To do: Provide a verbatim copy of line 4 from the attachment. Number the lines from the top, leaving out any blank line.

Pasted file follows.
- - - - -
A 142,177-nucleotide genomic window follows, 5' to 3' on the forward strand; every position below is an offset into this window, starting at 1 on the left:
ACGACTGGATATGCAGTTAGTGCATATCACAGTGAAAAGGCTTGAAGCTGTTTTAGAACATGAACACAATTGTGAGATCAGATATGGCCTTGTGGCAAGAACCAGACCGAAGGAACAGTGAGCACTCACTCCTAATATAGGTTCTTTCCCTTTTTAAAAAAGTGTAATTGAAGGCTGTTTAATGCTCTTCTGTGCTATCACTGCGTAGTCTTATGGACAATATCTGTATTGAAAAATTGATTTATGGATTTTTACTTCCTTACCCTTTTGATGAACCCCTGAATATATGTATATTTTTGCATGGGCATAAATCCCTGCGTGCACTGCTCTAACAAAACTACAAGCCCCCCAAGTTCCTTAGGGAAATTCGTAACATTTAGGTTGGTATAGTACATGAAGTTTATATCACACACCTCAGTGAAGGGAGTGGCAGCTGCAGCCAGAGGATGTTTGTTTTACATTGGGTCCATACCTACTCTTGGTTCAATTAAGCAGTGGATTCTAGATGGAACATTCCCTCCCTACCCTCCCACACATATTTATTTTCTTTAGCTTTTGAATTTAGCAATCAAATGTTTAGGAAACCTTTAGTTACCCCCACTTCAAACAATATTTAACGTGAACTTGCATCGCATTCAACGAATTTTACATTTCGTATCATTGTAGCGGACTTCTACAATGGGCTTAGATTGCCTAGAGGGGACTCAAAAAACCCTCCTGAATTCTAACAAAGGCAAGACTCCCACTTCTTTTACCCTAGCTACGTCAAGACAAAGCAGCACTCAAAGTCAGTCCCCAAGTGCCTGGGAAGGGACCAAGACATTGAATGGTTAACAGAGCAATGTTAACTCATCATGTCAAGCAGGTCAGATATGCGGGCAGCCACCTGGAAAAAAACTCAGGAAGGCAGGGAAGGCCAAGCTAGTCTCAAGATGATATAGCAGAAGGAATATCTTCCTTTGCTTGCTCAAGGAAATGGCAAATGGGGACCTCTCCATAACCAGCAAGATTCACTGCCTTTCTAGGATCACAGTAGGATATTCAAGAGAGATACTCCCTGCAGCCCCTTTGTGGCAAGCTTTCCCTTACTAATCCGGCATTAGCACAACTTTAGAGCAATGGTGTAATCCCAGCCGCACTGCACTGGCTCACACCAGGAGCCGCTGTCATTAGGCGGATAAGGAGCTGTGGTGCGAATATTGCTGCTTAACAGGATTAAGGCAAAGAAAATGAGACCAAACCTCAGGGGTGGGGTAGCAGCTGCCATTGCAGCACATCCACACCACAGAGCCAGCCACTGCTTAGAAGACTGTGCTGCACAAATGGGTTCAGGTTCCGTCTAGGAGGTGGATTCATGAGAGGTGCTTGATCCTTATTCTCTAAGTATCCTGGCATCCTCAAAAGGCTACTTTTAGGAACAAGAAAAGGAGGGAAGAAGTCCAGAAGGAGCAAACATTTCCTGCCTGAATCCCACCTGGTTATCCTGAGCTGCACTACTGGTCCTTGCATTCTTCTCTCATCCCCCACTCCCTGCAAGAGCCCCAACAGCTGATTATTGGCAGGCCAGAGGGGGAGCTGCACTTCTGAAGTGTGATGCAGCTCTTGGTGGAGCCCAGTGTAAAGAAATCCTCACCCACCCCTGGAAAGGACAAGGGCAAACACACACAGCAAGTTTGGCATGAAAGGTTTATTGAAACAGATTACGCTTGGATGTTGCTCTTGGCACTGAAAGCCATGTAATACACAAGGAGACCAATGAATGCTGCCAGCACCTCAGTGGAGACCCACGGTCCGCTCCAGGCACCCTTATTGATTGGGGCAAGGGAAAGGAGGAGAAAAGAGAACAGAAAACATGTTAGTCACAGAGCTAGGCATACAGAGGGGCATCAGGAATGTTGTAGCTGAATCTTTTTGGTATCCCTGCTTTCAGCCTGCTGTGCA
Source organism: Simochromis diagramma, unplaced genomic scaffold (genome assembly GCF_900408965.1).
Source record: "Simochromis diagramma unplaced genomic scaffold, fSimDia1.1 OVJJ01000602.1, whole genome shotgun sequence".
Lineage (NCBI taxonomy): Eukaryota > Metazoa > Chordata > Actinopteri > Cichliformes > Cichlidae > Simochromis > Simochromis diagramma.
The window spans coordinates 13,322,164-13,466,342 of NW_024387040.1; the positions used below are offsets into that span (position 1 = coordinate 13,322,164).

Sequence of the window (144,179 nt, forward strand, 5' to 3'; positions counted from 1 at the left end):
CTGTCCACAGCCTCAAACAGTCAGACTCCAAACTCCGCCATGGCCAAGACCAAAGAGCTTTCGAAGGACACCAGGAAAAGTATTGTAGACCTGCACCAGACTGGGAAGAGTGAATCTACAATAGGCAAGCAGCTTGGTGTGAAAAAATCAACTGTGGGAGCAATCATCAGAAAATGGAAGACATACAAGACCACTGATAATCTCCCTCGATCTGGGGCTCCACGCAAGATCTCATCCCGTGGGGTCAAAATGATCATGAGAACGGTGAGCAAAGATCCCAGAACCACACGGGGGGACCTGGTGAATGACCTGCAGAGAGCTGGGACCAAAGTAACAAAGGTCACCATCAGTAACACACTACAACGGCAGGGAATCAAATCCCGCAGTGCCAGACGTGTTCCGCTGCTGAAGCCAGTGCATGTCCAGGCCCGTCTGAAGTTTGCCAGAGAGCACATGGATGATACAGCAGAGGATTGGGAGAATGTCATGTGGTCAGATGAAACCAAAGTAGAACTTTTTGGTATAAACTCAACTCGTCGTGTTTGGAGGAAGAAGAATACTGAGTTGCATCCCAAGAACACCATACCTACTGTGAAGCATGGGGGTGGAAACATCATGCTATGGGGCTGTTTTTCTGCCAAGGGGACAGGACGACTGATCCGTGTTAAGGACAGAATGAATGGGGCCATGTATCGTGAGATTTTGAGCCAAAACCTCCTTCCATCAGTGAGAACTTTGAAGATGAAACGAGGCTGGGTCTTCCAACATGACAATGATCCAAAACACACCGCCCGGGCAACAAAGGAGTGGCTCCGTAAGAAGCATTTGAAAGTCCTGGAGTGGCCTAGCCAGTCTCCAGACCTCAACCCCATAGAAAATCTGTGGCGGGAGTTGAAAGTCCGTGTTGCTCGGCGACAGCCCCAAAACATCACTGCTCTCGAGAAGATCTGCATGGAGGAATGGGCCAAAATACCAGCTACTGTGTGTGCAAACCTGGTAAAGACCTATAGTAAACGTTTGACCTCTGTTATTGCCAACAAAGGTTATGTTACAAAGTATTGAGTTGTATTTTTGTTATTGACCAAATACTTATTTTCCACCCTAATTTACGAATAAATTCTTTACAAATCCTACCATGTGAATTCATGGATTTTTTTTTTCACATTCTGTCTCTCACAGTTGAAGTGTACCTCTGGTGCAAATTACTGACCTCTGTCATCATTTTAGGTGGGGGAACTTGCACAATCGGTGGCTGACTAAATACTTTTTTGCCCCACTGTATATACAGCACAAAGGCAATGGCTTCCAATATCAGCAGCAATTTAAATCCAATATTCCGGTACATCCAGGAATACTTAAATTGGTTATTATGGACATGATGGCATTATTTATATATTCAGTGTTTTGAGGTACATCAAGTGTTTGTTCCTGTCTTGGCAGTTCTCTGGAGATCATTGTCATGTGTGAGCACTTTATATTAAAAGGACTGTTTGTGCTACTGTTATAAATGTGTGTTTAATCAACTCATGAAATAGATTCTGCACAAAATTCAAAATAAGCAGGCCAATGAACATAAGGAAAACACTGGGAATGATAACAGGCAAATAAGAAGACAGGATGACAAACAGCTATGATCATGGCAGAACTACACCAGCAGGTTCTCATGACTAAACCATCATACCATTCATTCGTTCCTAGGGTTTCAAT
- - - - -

Source record: "Simochromis diagramma unplaced genomic scaffold, fSimDia1.1 OVJJ01000602.1, whole genome shotgun sequence".